Take two planks of common wood, nail one across the other, and what do you have? A gruesome object, a perpendicular couch of horror, a death-beam for impaling an outlaw.
Crosses have caught on their fierce arms some of the worst men in history. Killers, renegades, robbers, have stained the ugly beams with their blood. Hard-hearted Romans turned away their eyes when they saw those death-sticks growing like a forest on the Appian Way. And the Scripture of Israel cried, “Cursed is everyone who is hanged on a tree!”
Imagine a man holding up a hangman’s noose and saying, “This is the sign of my faith!” Think of wearing a scaffold on a golden chain. Incredible! Yet an execution-beam is the sign borne by Christians. This death-piece became a symbol of life, “towering o’er the wrecks of time.” It glitters on a million altars in a million churches. A cynical world traveler once pointed toward the cross and cried half angrily, “The sun never sets on that thing!”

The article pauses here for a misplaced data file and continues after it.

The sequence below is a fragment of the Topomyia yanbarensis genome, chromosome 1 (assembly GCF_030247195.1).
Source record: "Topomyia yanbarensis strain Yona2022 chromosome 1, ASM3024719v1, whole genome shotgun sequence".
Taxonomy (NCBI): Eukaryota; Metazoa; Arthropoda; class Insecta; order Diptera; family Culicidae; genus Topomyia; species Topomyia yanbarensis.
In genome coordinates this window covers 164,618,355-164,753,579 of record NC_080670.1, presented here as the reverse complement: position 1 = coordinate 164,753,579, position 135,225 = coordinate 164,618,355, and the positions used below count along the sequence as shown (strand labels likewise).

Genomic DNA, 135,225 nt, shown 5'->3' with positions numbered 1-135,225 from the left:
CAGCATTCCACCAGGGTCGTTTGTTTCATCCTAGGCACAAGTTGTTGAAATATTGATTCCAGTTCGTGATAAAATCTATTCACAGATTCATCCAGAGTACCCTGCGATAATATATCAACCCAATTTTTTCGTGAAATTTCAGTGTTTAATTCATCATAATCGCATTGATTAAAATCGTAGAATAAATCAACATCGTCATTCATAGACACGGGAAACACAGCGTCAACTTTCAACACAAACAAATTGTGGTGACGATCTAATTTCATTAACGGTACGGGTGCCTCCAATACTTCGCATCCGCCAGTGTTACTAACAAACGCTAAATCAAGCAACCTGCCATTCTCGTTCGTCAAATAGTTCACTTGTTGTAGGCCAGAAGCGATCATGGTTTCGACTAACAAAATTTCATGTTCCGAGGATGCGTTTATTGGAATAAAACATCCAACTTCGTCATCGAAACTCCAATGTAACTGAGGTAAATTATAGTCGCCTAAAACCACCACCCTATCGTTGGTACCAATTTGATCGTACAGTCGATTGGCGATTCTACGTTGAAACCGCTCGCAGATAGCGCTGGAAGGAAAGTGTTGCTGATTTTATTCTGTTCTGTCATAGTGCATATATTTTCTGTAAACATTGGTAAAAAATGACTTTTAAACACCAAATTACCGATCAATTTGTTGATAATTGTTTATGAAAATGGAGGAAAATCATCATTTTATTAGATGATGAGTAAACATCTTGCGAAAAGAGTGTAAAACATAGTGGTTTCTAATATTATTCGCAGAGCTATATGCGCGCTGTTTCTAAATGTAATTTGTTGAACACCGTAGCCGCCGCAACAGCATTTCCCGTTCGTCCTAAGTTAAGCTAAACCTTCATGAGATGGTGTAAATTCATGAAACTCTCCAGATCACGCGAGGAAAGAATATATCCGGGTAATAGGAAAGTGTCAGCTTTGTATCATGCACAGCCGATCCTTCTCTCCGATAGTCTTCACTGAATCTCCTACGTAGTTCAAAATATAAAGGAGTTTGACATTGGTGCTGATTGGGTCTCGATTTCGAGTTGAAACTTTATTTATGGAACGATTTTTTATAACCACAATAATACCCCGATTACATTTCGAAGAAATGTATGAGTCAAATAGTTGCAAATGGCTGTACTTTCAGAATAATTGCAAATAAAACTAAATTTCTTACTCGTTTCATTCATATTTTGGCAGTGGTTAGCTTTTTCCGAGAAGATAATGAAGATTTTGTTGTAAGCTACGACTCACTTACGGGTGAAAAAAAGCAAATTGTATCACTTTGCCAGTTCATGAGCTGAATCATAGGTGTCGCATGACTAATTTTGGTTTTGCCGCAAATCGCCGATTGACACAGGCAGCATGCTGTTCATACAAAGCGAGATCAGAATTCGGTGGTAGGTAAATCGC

On this side of Calvary the cross is a glorious object. On that wretched hill it underwent a metamorphosis, changing from an emblem of death to an emblem of life. Out of ah execution has come a consciousness of pardon for millions. Out of agony have arisen uncountable songs of joy.
Actually, the cross had nothing to do with this strange thing that happened. At times, perhaps, the Church has spoken as though the cross itself effected something tremendous. The cross is a stick of wood. It is an instrument of destruction. Anybody could die on it, and many did in those tormented times when Caesar ruled the world. The sight of some groaning wretch spiked to the tree was common.
Crosses cannot save men; they kill men. Had there not been a certain Man in the world, the cross would still ...1
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